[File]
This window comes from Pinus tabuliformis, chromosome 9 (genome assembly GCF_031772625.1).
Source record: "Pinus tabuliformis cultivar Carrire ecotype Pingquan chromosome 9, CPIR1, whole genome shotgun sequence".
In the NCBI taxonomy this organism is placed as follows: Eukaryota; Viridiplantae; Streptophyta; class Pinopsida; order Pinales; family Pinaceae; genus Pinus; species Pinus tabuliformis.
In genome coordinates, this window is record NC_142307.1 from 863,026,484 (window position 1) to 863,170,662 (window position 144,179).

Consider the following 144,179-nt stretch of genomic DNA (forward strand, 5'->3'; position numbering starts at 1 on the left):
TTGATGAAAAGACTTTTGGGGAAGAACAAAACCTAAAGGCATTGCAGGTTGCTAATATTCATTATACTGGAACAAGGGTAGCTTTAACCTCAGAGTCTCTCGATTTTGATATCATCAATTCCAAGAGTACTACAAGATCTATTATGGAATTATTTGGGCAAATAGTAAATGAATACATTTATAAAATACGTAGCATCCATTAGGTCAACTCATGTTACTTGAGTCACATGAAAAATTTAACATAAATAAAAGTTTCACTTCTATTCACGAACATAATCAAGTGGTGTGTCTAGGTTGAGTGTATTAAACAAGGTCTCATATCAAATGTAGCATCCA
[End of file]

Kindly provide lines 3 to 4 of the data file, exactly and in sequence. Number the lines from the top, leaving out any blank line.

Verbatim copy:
In the NCBI taxonomy this organism is placed as follows: Eukaryota; Viridiplantae; Streptophyta; class Pinopsida; order Pinales; family Pinaceae; genus Pinus; species Pinus tabuliformis.
In genome coordinates, this window is record NC_142307.1 from 863,026,484 (window position 1) to 863,170,662 (window position 144,179).